Mr. PARKER. I am glad to say that I have to-day every bale of cotton in my warehouses which I will need to run me until next October, so that I am not worrying at all. But take it last April; it is true we have got into the practice of using the exchange and using the intermediate man. Take it last April, when I sold that big sale, carrying my mill from January, 1909, to January, 1911. I could have gone out and bought spots if there had not been exchanges, and we hope that things will be all right, and therefore I use the exchange or the intermediate man who did use the exchange; it is the same thing in the end.

Mr. Cocks. That would require a great deal more capital ?

Mr. PARKER. That would require a great deal more capital; yes. But still, I am glad to say, that particular mill I could have done it with; but I would have had a loss and a locking up at that particular time. Just at that particular time, to illustrate to you, if I had pursued that particular practice, right at that particular time spot cotton was then selling in the South at 9} cents. I made my contracts for delivery in the fall at 93, just f up for what I would have had to pay for spots. If I had carried the cotton from April to next November, when I was buying the other cotton, I would have been out a good deal of money in interest and charges; therefore it was better for me to buy that way.

Mr. Cocks. Your idea is that when this warehouse proposition gets in shape you can buy this cotton from the warehouse as you need it ?

Mr. PARKER. As I need it, and as the farmer thinks it is the price for him to dispose of it.

Mr. Cocks. Then it will be a question between you and the speculator on the exchange?

Mr. PARKER. Yes; that is it.

Mr. CONE. Take the man who sold you that cotton for delivery months and months ahead; if he had not been able to hedge himself, could he have possibly sold you the cotton at anything like that price?

Mr. PARKER. No, sir. That is the reason I have said, in all sincerity, there were certain good effects from the exchange. There is no question about that. He could not have sold me at 9 if he could not have hedged on the exchange; and the fact that he could, enabled him to sell me. He would not have sold those goods ahead if he had not been able to hedge, and I admit that it would have changed my course of business. But I would rather have the change in the course of business than take the risk I am now taking.

Mr. CONE. You admit there is a certain amount of risk, anyway? Mr. PARKER. Yes. Mr. CONE. Would you not put the market in New York so that it could be cornered by any man with a few millions ?

Mr. PARKER. No; not if you will do what we ask you to do. We recognized that possibility, and therefore we say as follows:

If it be contended that such a requirement would tend to manipulation in making it practicable for buyers to squeeze sellers, then your committee feel that a further provision would wholly eliminate this possibility, namely, that a provision should be made for the certification of cotton in standard warehouses in the cotton-producing States, and that delivery may be made on contracts of cotton in these standard warehouses, with a proper allowance of freight to the exchange point.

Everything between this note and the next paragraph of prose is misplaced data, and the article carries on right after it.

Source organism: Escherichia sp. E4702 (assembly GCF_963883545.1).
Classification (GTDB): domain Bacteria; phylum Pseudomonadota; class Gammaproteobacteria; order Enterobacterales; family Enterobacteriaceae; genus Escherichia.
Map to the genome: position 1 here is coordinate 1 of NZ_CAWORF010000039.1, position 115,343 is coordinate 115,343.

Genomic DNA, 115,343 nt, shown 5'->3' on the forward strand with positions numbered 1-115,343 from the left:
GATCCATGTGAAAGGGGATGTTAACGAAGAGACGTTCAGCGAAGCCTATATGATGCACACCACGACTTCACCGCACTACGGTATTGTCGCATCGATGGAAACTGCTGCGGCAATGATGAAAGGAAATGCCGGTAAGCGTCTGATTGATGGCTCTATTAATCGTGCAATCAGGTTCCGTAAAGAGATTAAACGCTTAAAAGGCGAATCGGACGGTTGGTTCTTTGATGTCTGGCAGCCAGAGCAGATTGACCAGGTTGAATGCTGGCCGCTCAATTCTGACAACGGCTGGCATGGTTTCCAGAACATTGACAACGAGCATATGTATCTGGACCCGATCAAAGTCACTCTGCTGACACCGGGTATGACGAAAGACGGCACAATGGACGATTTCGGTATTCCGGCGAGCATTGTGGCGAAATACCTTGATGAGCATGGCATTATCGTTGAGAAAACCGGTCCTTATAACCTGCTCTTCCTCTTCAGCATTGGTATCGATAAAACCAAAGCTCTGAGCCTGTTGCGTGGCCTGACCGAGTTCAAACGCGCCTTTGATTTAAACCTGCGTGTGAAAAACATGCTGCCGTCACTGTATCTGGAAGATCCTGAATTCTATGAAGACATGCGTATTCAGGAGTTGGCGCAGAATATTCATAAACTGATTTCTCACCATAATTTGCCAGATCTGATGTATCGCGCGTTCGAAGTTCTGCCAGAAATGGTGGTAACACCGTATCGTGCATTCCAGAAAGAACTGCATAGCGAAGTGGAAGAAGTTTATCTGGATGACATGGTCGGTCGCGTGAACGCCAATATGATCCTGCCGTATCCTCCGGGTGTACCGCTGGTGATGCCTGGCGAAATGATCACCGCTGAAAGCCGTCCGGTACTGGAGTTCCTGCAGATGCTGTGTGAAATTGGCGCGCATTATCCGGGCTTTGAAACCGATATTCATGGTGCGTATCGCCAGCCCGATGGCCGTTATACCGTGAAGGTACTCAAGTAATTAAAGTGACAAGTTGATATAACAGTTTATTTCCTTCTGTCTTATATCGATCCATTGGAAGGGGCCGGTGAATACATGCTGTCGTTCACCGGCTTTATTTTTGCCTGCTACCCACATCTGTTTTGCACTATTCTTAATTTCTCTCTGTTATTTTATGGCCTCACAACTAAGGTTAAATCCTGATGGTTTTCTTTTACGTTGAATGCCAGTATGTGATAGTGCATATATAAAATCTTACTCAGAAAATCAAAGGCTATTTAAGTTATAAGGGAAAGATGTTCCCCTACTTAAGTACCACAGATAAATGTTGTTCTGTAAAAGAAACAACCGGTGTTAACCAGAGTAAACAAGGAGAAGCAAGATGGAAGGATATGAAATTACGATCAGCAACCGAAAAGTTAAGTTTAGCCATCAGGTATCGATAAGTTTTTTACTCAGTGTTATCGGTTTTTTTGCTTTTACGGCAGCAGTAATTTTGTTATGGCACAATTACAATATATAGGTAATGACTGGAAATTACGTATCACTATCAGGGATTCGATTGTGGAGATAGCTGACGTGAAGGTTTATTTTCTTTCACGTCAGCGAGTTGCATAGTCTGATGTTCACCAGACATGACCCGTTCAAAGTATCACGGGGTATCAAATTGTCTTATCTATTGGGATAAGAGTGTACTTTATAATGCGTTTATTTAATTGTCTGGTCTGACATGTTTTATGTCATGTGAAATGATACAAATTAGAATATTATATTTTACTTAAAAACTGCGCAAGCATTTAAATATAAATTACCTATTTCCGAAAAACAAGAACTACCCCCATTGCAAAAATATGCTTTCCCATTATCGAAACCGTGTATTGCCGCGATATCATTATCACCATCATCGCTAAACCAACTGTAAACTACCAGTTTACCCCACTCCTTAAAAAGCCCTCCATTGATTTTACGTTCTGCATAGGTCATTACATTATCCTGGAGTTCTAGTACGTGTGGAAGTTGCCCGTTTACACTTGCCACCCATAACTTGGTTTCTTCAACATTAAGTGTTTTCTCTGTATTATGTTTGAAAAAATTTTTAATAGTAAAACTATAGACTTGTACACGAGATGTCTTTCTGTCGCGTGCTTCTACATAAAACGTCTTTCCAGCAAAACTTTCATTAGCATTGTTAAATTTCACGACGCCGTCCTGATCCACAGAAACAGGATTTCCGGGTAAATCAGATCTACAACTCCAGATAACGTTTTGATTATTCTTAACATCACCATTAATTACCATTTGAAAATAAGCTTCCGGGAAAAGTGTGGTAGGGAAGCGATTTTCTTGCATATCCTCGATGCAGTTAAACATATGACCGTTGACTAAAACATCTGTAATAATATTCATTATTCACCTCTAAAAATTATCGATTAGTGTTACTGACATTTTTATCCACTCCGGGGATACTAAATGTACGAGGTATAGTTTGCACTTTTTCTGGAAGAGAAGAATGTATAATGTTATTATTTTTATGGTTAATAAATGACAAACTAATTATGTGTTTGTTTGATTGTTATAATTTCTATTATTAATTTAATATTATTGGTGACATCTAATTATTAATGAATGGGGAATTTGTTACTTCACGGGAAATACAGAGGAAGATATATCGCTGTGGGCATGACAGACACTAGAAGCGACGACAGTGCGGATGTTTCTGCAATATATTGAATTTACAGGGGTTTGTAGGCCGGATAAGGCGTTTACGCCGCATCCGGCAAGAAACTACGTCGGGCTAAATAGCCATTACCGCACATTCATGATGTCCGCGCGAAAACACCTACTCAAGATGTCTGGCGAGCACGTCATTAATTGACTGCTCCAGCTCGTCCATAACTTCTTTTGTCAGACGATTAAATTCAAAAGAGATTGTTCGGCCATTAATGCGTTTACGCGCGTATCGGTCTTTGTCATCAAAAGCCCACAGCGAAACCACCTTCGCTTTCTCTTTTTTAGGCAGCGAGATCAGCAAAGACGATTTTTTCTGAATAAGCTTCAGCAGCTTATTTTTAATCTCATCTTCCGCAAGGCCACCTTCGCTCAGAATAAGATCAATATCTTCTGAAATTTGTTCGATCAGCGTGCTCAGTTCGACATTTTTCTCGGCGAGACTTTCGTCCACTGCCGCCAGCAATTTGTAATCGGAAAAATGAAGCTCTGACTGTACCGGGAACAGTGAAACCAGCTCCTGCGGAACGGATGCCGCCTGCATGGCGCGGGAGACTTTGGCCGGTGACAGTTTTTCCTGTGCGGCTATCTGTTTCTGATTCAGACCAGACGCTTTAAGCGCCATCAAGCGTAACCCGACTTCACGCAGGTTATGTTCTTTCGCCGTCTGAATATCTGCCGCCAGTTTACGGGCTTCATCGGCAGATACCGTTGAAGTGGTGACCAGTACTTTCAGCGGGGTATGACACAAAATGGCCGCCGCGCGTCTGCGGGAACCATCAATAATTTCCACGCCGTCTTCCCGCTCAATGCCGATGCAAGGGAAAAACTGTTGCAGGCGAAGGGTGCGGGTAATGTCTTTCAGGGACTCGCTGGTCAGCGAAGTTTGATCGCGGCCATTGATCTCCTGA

I do not claim that that cotton must necessarily be in New York. Let us standardize our warehouses and put the cotton in the warehouses there, and if a squeeze takes place in New York during the cotton season we can get 100 bales or 200 bales.

The CHAIRMAN. Is it not true also that in margin dealing we eliminate the danger of a corner by making the amount that would be necessary so large that it would be impossible to assemble capital enough to do it?

Mr. PARKER. It is, except in this way. Take' what occurred this last fall. Why did futures run so high over spots? It was because the stock of cotton in New York had gotten down to 38,000 bales; or 30,000 bales, was it not?

Mr. NEVILLE. Never that low.
Mr. PARKER. How low was it?
Mr. NEVILLE. Thirty-eight thousand bales.

Mr. PARKER. Thirty-eight thousand bales. The stock of cotton in New York had gotten down to 38,000 bales. That is not so much. I myself use 75,000 bales. Therefore I could corner that 38,000 bales by taking it up. What happened? The fear of a corner there put futures up to 174 cents, 1} cents over spots. That is what happened. They got the futures up so high that in comes the dealer, and in a very short time they increased the stock in New York three or four times over.

Mr. NEVILLE. Oh, that stock was increasing in New York all the eason. It was a gradual increase. | Mr. PARKER. Well, a gradual increase; and the amount finally got to the point where it was 160,000 bales, and then it got beyond the point where there was a squeeze, where they could take it up, and then occurred this break of 3 cents a pound. That is the manipulative feature that goes on all the time.

Mr. NEVILLE. Do you mean to say that the smallness of the stock in New York was responsible for the advance of the market ?

Mr. PARKER. The smallness of the stock in New York was responsible for the advance in the market, of futures as compared with spots. Take it in the fall of 1903. I will leave it to my friend whether I am right or not. I saw a condition in 1903, in September—I think I have the date right-in the Hayne-Brown corner in New York, where cotton on the 30th of September was worth 13 cents and on the 1st of October it was worth 9 cents. Is not that right? Mr. NEVILLE. That was a corner.